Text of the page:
In my The Media Swirl, I suggest some of us may wish to participate in social media. I’m tempted to propose: Why not borrow from the formats of TV shows like Iron Chef and TikTok battles to produce a video? Or instead contract articles for a journal’s special issue? We might choose some music videos and secure several weeks, to then ask the scholars who work on the three modalities to apply the theories to the analyses. This would create a body of content we all could draw on. Hopefully neuroscientists, Bordwellians, and atmospheres scholars will come together to enrich cinema and media studies.
I hope we teach more courses on close readings of media, with modules inspired by this material. And let us all share conversations about these shared readings and a commitment to media literacy for the commons.
 Chion, M. (1994). Audio-Vision: Sound on Screen. Columbia University Press; Gorbman, C. (1987). Unheard Melodies: Narrative Film Music. Bloomington: Indiana University Press.
 Vernallis, C. (2004), Experiencing Music Video: Aesthetics and Cultural Context. Columbia University Press; Vernallis, C. (2013) Unruly Media: YouTube, Music Video, and the New Digital Cinema. Oxford University Press; Vernallis, C. (2023), The Media Swirl: Politics, Audiovisuality, and Aesthetics. Duke University Press.
 A brochure for Steffen Hven and Daniel Yacavone’s forthcoming The Oxford Handbook of Moving Image Atmospheres and Felt Environments describes an “imminent ‘atmospheric turn’ in cinema and media studies.” The volume aims “to establish atmosphere as central to the contemporary research agenda of cinema and media studies, while also contributing to the establishment of atmospherics as an autonomous field of inquiry.”
 Hven, S. (2022). Enacting the Worlds of Cinema. Oxford University Press. See also Riedel, F. (2020) “Atmosphere,” in Affective Societies: Key Concepts, ed. Slaby, J. and von Scheve, C. Routledge; Slaby, J. (2020) “Atmospheres – Schmitz, Massumi and Beyond,” in Music as Atmosphere: Collective Feelings and Affective Sounds, ed. Riedel, F. and Torvinen, J. Routledge.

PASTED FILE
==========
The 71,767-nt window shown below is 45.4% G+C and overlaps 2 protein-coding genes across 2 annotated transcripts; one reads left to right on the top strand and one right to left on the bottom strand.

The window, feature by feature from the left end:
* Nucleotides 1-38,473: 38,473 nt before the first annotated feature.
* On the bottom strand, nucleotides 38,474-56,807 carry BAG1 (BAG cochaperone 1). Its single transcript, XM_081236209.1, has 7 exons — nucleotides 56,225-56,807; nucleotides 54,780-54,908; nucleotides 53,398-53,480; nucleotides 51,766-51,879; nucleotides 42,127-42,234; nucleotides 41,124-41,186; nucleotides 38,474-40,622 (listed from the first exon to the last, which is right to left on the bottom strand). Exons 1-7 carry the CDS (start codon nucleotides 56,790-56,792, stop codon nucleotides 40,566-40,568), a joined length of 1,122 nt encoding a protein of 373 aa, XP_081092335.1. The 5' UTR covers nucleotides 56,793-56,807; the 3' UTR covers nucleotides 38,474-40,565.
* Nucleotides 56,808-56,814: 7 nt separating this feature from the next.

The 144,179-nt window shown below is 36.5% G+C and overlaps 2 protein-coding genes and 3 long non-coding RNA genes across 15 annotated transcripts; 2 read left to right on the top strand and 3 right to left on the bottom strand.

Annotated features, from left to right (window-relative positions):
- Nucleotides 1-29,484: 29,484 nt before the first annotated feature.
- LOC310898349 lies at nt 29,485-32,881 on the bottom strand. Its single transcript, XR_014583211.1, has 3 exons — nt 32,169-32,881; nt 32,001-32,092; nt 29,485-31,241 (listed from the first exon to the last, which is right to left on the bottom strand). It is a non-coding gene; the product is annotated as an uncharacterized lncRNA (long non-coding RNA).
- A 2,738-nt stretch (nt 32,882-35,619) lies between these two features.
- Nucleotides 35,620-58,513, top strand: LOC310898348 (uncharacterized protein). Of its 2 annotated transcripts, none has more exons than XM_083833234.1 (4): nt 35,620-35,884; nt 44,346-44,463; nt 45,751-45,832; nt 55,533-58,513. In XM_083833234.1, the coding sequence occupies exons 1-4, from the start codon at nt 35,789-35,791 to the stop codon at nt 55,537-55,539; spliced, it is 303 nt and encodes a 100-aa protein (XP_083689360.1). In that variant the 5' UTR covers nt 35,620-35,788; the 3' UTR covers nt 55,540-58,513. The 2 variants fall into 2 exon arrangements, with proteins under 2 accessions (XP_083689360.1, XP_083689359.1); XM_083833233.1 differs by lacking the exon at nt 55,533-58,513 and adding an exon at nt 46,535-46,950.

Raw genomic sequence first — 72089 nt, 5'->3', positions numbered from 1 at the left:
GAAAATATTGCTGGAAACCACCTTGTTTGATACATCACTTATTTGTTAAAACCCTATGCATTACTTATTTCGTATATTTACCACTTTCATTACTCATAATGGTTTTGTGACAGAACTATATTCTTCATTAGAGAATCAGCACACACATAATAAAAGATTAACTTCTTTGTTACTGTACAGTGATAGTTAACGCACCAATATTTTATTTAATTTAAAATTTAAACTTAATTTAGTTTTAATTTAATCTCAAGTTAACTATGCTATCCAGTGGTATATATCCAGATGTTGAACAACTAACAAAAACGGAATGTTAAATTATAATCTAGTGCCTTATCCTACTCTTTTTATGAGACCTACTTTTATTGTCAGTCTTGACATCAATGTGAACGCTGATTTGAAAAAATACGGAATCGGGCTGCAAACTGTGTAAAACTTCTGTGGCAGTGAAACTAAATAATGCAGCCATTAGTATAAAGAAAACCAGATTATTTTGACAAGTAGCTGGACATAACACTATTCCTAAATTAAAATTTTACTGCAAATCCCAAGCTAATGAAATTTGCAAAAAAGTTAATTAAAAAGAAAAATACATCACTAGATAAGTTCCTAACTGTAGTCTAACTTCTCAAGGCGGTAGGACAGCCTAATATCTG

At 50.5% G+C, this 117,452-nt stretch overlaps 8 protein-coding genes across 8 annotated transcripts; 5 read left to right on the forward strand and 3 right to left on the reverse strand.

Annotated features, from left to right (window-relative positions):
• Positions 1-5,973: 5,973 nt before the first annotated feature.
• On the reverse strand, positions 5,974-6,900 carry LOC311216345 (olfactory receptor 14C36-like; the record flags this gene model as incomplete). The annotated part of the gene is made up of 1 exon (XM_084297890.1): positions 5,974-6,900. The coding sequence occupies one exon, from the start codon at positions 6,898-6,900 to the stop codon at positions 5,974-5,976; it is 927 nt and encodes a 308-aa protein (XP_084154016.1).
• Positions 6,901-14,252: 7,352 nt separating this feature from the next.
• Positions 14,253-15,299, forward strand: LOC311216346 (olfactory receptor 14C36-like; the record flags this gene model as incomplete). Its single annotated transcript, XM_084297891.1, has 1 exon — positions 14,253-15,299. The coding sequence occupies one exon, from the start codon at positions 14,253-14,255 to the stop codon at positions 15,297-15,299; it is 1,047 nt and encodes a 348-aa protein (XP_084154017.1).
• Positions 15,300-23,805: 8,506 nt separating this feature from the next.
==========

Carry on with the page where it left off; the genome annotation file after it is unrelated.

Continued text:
Schonig, J. (2022). The Shape of Motion: Cinema and the Aesthetics of Movement. Oxford University Press.
 Jirsa, T., & Korsgaard, M. B. (2019). "The Music Video in Transformation: Notes on a Hybrid Audiovisual Configuration." Music, Sound, and the Moving Image, 13(2), 111-122. https://www.muse.jhu.edu/article/749745; Brinkema, E. (2014). The Forms of the Affects. Duke University Press.
 James, J. (1950). The principles of psychology (pp. 317). Dover Publications.
 Vernallis, C. (2023). The Media Swirl: Politics, Audiovisuality, and Aesthetics (pp. 307-319). Duke University Press.
 Vernallis, C. (2004). Experiencing Music Video: Aesthetics and Cultural Context. Columbia University Press; Vernallis, C. (2013). Unruly Media: YouTube, Music Video, and the New Digital Cinema. Oxford University Press; Vernallis, C. (2023). The Media Swirl: Politics, Audiovisuality, and Aesthetics. Duke University Press.
 Vernallis, C., Rogers, H., Leal, J., Kara, S., & Perrott, L. (2021). Cybermedia: Explorations in Science, Sound, and Vision. Bloomsbury Academic. Cybermedia is part of my, Holly Rogers’, and Lisa Perrott’s New Approaches to Sound, Music, and Media series with Bloomsbury. NASMM has several books devoted to music video. Of special note is Steve Shaviro’s (2022)The Rhythm Image: Music Videos and New Audiovisual Forms. A piece on Grimes’s “Shinigami Eyes” should be forthcoming with the Journal of Popular Music Studies this fall.
 Hven, S. (2022). Enacting the Worlds of Cinema. Oxford University Press; Jirsa, T. (2020). “For the Affective Aesthetics of Contemporary Music Video.” Music, Sound, and the Moving Image.
Add new comment